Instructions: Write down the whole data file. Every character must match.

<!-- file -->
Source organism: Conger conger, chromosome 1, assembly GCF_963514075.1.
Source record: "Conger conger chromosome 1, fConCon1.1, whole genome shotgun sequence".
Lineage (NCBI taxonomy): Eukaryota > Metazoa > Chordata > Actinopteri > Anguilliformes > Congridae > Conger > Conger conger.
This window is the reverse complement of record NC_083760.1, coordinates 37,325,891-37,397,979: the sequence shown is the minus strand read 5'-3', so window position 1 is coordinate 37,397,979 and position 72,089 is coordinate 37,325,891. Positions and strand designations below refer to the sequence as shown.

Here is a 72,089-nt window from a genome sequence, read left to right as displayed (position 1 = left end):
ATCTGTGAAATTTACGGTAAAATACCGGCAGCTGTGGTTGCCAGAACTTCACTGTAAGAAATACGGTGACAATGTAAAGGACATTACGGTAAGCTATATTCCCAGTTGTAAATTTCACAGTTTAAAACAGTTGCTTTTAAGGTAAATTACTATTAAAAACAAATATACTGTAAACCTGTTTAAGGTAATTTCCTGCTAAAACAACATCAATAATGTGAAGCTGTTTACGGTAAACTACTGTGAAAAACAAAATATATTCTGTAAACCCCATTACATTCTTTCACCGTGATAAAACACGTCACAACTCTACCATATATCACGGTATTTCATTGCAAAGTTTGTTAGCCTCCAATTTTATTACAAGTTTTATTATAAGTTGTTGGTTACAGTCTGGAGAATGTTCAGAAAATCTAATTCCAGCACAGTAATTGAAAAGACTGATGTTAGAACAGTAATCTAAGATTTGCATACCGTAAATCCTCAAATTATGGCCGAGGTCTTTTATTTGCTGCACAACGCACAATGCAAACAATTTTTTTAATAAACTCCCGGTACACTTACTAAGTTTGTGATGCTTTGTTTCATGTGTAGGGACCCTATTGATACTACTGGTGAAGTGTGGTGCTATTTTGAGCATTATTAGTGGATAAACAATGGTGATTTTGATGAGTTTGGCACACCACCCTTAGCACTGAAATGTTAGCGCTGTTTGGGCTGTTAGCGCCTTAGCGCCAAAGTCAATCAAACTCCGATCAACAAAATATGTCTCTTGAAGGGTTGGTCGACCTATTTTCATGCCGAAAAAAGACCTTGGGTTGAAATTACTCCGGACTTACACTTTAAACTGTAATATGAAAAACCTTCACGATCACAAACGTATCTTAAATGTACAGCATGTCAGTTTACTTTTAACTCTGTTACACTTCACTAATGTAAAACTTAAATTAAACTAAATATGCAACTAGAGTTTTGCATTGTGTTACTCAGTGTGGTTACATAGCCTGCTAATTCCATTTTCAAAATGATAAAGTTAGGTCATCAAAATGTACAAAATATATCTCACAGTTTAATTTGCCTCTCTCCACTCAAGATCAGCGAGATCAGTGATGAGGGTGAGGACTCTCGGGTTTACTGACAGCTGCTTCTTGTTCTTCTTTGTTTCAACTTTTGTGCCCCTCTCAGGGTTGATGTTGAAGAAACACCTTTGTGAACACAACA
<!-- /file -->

Source organism: Conger conger, chromosome 1, assembly GCF_963514075.1.
Source record: "Conger conger chromosome 1, fConCon1.1, whole genome shotgun sequence".
Lineage (NCBI taxonomy): Eukaryota > Metazoa > Chordata > Actinopteri > Anguilliformes > Congridae > Conger > Conger conger.
This window is the reverse complement of record NC_083760.1, coordinates 37,325,891-37,397,979: the sequence shown is the minus strand read 5'-3', so window position 1 is coordinate 37,397,979 and position 72,089 is coordinate 37,325,891. Positions and strand designations below refer to the sequence as shown.

Here is a 72,089-nt window from a genome sequence, read left to right as displayed (position 1 = left end):
ATCTGTGAAATTTACGGTAAAATACCGGCAGCTGTGGTTGCCAGAACTTCACTGTAAGAAATACGGTGACAATGTAAAGGACATTACGGTAAGCTATATTCCCAGTTGTAAATTTCACAGTTTAAAACAGTTGCTTTTAAGGTAAATTACTATTAAAAACAAATATACTGTAAACCTGTTTAAGGTAATTTCCTGCTAAAACAACATCAATAATGTGAAGCTGTTTACGGTAAACTACTGTGAAAAACAAAATATATTCTGTAAACCCCATTACATTCTTTCACCGTGATAAAACACGTCACAACTCTACCATATATCACGGTATTTCATTGCAAAGTTTGTTAGCCTCCAATTTTATTACAAGTTTTATTATAAGTTGTTGGTTACAGTCTGGAGAATGTTCAGAAAATCTAATTCCAGCACAGTAATTGAAAAGACTGATGTTAGAACAGTAATCTAAGATTTGCATACCGTAAATCCTCAAATTATGGCCGAGGTCTTTTATTTGCTGCACAACGCACAATGCAAACAATTTTTTTAATAAACTCCCGGTACACTTACTAAGTTTGTGATGCTTTGTTTCATGTGTAGGGACCCTATTGATACTACTGGTGAAGTGTGGTGCTATTTTGAGCATTATTAGTGGATAAACAATGGTGATTTTGATGAGTTTGGCACACCACCCTTAGCACTGAAATGTTAGCGCTGTTTGGGCTGTTAGCGCCTTAGCGCCAAAGTCAATCAAACTCCGATCAACAAAATATGTCTCTTGAAGGGTTGGTCGACCTATTTTCATGCCGAAAAAAGACCTTGGGTTGAAATTACTCCGGACTTACACTTTAAACTGTAATATGAAAAACCTTCACGATCACAAACGTATCTTAAATGTACAGCATGTCAGTTTACTTTTAACTCTGTTACACTTCACTAATGTAAAACTTAAATTAAACTAAATATGCAACTAGAGTTTTGCATTGTGTTACTCAGTGTGGTTACATAGCCTGCTAATTCCATTTTCAAAATGATAAAGTTAGGTCATCAAAATGTACAAAATATATCTCACAGTTTAATTTGCCTCTCTCCACTCAAGATCAGCGAGATCAGTGATGAGGGTGAGGACTCTCGGGTTTACTGACAGCTGCTTCTTGTTCTTCTTTGTTTCAACTTTTGTGCCCCTCTCAGGGTTGATGTTGAAGAAACACCTTTGTGAACACAACA